The government was fully aware that the issue of third-party access was closely linked to pipeline ownership. So, when it issued the 2014 trial Measures for Regulation of Open Access to Oil and Gas Pipelines, it also put pressure on the NOCs to sell assets, including pipelines. Sinopec responded by selling 30% of its oil retail business for RMB 107 billion (US$17.5 billion) to a collection of 25 domestic and foreign investors. PetroChina announced that it would open six lines of business to non-state investors. It created a RMB 40 billion (US$6.5 billion) pipeline joint venture, PetroChina United Pipelines, with two Chinese asset management companies, Taikang Asset Management and Guolian Securities.
In November 2015, the ever-declining oil prices and need for cash finally drove PetroChina to sell a 50% share of its Trans-Asia Gas Pipeline Company to state-owned China Reform Holdings, raising about US$2.4 billion. This entity manages the pipeline system that carries gas from Central Asia to western China. One year later, Sinopec sold a 50% share in the gas pipeline that runs from Sichuan to East China to China Life Insurance and a subsidiary of the State Development and Investment Corporation for US$3.3 billion.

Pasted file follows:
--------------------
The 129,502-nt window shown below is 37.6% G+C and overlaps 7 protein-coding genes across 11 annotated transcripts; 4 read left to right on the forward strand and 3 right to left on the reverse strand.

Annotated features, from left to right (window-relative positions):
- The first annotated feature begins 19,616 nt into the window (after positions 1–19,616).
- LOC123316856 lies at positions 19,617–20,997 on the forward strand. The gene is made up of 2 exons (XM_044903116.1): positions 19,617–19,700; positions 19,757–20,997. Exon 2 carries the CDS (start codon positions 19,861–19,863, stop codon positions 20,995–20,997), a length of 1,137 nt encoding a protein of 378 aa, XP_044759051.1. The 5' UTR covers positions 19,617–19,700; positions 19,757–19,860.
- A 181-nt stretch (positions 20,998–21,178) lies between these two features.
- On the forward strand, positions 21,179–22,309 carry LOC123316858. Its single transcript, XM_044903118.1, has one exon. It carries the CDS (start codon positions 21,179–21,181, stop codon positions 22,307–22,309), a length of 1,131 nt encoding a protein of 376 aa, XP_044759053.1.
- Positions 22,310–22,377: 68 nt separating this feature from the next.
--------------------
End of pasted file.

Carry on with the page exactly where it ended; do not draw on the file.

Whilst these moves were in line with the government’s call to divest assets, they were hardly following the spirit, for the NOCs still retained sufficient ownership to exert control over the assets, including the pipelines. As mentioned above, the 2017 Several Opinions on Deepening the Reform of the Oil and Gas Industry explicitly identified the need to separate the oil and gas pipelines from their parent companies. This launched a round of reports to the effect that China was about to establish a new national gas pipeline company. Early in 2019, the reporting became more intense and asserted that the National Development and Reform Commission (NDRC) had drawn up a plan to create a state oil and gas pipeline company, the plan being with the State Council for approval.